Modern day[edit]

In recent years the stadium's biggest stand, the Airwair Stand was closed, as falling attendances meant that keeping the stand open had become uneconomic. The all-seater Airwair is however opened when large numbers of travelling fans are expected, with a potential 2,372 if required. For teams with smaller followings, a section of the South Stand is allocated. An unusual feature of the stadium is the model owls in each corner, to deter birds from nesting in the roof.


Nene Park has permission to build a three-star, 150-bed hotel on its grounds. Strategic Director at Rushden & Diamonds, Helen Thompson said,

Nene Park was to be used as a training camp for athletes ahead of the 2012 London Olympics.[7] The sports to be hosted were archery, fencing, football, judo, table tennis and wrestling.

On 11 December 2012 it was reported that Coventry City were considering moving to Nene Park due to a rent dispute with their current landlords at the Ricoh Arena.[8] That move did not occur with Coventry entering a ground-sharing agreement with Northampton Town, playing their "home" matches at Northampton's Sixfields stadium in the 2013-14 season.

In September 2014, developers Rose Property Consultants announced plans to demolish Nene Park in order to make way for a leisure park, consisting of a multi-use football facility along with entertainment and retail zones.[9]


Average crowd sizes[edit]

Season Ave. Attendance +/- ave. on prev. season Competition Occupier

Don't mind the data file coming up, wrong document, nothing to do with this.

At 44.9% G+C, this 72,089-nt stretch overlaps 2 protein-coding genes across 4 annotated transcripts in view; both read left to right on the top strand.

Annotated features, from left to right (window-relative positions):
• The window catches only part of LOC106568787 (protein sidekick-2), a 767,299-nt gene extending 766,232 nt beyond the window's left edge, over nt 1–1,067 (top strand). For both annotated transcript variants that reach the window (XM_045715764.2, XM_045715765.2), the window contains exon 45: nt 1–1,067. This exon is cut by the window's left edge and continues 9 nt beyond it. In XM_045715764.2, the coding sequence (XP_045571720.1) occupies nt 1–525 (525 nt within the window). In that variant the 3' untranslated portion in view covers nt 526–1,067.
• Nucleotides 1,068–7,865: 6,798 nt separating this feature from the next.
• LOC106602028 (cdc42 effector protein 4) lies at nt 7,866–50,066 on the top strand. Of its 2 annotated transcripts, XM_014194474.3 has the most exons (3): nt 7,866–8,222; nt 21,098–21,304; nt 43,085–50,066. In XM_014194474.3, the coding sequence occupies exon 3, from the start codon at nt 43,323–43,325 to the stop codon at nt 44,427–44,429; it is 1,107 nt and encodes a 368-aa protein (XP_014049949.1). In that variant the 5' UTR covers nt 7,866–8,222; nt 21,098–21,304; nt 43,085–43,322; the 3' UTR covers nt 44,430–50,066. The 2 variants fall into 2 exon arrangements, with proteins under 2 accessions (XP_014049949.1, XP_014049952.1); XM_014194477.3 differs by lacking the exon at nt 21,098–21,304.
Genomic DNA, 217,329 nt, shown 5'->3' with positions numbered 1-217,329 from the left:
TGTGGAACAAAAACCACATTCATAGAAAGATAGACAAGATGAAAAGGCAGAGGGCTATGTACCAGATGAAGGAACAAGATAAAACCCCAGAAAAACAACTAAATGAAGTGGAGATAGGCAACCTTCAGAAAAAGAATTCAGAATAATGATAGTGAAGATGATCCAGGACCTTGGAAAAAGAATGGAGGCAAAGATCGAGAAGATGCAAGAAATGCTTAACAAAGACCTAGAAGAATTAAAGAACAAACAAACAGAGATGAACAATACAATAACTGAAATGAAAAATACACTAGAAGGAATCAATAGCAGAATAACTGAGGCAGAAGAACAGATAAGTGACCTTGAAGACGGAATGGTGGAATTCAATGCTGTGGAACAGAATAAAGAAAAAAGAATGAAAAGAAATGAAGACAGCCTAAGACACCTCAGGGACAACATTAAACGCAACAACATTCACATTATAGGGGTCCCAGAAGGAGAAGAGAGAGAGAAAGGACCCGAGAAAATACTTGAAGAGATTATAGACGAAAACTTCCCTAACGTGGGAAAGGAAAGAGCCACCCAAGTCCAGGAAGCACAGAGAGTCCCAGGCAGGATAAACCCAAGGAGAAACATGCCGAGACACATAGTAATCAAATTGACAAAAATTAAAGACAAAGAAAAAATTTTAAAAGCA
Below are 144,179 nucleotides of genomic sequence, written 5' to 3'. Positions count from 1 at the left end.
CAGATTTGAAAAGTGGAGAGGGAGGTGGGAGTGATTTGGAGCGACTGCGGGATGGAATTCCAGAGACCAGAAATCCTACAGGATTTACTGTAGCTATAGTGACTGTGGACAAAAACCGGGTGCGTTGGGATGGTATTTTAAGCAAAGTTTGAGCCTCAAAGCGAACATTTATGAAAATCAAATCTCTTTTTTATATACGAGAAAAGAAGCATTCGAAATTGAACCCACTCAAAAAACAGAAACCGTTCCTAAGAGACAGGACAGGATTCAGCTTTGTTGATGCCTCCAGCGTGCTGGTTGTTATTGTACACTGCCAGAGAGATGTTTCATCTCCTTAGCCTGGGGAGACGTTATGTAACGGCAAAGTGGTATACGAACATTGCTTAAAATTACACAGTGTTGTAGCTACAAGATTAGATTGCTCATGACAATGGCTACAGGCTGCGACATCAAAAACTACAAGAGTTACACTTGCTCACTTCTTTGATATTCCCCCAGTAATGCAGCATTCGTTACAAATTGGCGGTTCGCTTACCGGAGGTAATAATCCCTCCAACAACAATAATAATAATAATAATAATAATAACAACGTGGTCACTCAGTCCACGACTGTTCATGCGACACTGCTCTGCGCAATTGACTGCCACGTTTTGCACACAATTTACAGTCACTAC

1992–93 322[10] N/A Southern Football League Rushden and Diamonds
1993–94 966[10] +644 Southern Football League Rushden and Diamonds
1994–95 1,521[10] +855 Southern Football League Rushden and Diamonds
1995–96 2,166[10] +645 Southern Football League Rushden and Diamonds
1996–97 2,514[10] +348 Conference National Rushden and Diamonds
1997–98 2,552[10] +38 Conference National Rushden and Diamonds
1998–99 3,041[10] +489 Conference National Rushden and Diamonds
1999–2000 3,298[10] +257 Conference National Rushden and Diamonds
2000–01 3,876[10] +578 Conference National Rushden and Diamonds
2001–02 4,403[10] +527 Third Division Rushden and Diamonds
2002–03 4,323[11] -80 Third Division Rushden and Diamonds
2003–04 4,457[12] +134 Second Division Rushden and Diamonds
2004–05 3,321[12] -1,136 League Two Rushden and Diamonds
2005–06 3,162[13] -159 League Two Rushden and Diamonds
2006–07 2,045[14] -1,117 Conference National Rushden and Diamonds
2007–08 1,586[15] -459 Conference National Rushden and Diamonds
2008–09 1,509[16] -77 Conference National Rushden and Diamonds
2009–10 1,678[17] +169 Conference National Rushden and Diamonds
2010–11 1,255[18] -423 Conference National Rushden and Diamonds
2011–12 1,399 +144 Conference National Kettering Town
2012–13* 466 -933 Southern Football League Kettering Town
  • As of 7 October 2012.


The South Stand includes the Diamond Centre and hospitality suites. Away fans, if travelling in small numbers, are situated in a block of this stand. There are 1,224 seats.

The North Stand is home to the press box and more hospitality suites. It holds 976 people (all seated). After Kettering Town's demotion to the Southern League in 2012 it was decided to close this stand permanently due to lack of demand for the stand's capacity.